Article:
When I committed to Hopkins, countless people from my high school asked if I wanted to become a doctor. While a significant percentage of our student body is pre-med, not all of us hope to attend medical school one day.
At Hopkins, by simple observation, there is a strong emphasis on pursuing a career in medicine, leaving fewer resources to support students interested in health careers outside the pre-med track.
In general, there is limited exposure to allied health professions such as nursing, therapy and clinical psychology at Hopkins. I’ve heard countless people complain about how they dislike being pre-med despite still being interested in the health field. Many students are simply unaware of the abundance of other professions available to them.
To respond to this overwhelming need, a group of current undergraduate students and Life Design educators are working within the Life Design Lab to improve allied health resources and opportunities. More specifically, senior Jeremy Costin and I are currently conducting interviews with students and alumni in allied health professions to better understand the needs of students.
In these conversations, some common themes emerged about the experiences of allied health students at Hopkins. Many noted that not having an advisor was detrimental to their experience. Other students explained how the University simply did not have all the classes required for their careers. A number recounted receiving little to no guidance on how to apply to graduate school and often resorted to asking upperclassmen or recent graduates for assistance.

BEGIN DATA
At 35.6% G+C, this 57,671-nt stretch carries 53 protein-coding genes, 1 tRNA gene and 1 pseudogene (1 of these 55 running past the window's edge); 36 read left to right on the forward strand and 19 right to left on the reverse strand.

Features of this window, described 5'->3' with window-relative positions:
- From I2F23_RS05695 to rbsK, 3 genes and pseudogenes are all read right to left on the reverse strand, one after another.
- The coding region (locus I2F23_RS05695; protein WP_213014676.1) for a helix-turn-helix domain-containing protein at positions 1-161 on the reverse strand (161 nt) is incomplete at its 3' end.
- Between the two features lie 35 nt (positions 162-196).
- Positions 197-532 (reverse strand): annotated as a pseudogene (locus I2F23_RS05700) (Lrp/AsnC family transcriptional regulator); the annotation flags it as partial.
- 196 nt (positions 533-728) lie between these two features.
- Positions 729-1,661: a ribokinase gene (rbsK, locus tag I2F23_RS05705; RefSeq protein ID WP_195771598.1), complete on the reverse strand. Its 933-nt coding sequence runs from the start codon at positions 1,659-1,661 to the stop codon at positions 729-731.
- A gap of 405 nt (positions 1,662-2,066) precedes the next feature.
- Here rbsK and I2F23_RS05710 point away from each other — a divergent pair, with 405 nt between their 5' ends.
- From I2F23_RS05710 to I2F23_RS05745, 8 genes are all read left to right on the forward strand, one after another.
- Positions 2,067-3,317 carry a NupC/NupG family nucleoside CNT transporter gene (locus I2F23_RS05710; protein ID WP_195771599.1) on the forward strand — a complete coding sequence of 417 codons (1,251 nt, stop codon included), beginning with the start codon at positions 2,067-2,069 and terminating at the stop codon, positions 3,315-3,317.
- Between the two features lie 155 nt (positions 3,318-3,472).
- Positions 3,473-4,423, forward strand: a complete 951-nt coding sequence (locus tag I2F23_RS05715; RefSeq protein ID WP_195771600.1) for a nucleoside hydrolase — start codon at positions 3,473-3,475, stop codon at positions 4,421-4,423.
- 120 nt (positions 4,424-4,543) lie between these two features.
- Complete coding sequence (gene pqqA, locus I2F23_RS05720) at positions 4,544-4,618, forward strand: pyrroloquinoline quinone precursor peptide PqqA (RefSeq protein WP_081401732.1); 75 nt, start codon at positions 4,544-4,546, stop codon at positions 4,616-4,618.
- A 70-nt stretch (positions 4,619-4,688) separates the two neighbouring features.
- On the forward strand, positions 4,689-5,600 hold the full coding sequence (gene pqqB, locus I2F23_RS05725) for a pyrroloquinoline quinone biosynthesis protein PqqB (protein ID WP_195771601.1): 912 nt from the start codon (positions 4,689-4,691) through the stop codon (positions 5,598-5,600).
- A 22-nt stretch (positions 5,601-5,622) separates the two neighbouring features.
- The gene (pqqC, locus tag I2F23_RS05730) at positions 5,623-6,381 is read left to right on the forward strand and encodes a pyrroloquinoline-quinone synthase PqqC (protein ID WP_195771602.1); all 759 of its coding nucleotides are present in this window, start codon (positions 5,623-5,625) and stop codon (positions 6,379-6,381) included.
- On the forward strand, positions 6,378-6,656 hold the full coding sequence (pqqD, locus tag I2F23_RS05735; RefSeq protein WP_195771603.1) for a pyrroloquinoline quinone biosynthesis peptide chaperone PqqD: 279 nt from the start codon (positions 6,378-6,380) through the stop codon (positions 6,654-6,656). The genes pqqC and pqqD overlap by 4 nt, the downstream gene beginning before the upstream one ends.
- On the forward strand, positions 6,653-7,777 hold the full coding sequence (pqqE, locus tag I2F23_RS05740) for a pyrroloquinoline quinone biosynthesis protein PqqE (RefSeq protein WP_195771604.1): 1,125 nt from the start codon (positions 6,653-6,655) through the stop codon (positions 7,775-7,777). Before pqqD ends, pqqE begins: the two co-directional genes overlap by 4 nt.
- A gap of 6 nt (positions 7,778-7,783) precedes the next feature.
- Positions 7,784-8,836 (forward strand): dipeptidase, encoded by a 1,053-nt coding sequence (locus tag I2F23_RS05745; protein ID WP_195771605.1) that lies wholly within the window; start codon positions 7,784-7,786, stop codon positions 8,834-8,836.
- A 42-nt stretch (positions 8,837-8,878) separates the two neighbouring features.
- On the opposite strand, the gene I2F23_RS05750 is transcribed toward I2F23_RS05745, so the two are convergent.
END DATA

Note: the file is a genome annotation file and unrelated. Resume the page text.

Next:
One example is recent alum Kate Carosella, who graduated with a degree in psychology in 2018.
“I needed to forge my own path in terms of finding research opportunities at the medical campus. And even then it was sparse and frustrating… there weren’t really any actual [clinical psychology] research opportunities outside of Dr. Papadakis’ lab,” she said. “It wasn’t until after I left Hopkins that I actually got the opportunity to do actual psychology PhD work.”
Another example is the nursing program. Hopkins does not have an undergraduate nursing major, but we do have one of the best nursing schools in the country. Despite this acclaimed program, Hopkins students who want to pursue nursing must take classes at other universities in order to satisfy the requirements to apply to nursing school.
Overall, allied health students suffer from a lack of resources and advising. They are forced to navigate their career paths alone, and have devised unofficial mentoring programs for upperclassmen to aid underclassmen in the absence of structured support. Senior Talia Feingold put it this way, “As a tour guide at Hopkins, people always ask me: ‘I am pre-dental. Should I come to Hopkins?’ I feel weird telling them to come unless they are pre-med.”
Conducting these interviews has guided us to form our overarching goals for this project: increase exposure to different options in the health field besides medical school, and then provide allied health students with ample resources about required classes, extracurriculars, exams and more that are analogous to the surplus of pre-med resources available. We are also aiming to create a robust alumni network and mentorship program for allied health students.
Allied health students are important and deserve to be supported with resources, opportunities, advisors and classes. Currently, the University is severely underserving them. This needs to change. If you want to share your story as an allied health student, you can fill out this form.
Asha Duhan is a sophomore from Ithaca, N.Y. studying Neuroscience and Public Health. She is a Peer Educator for the Life Design Lab.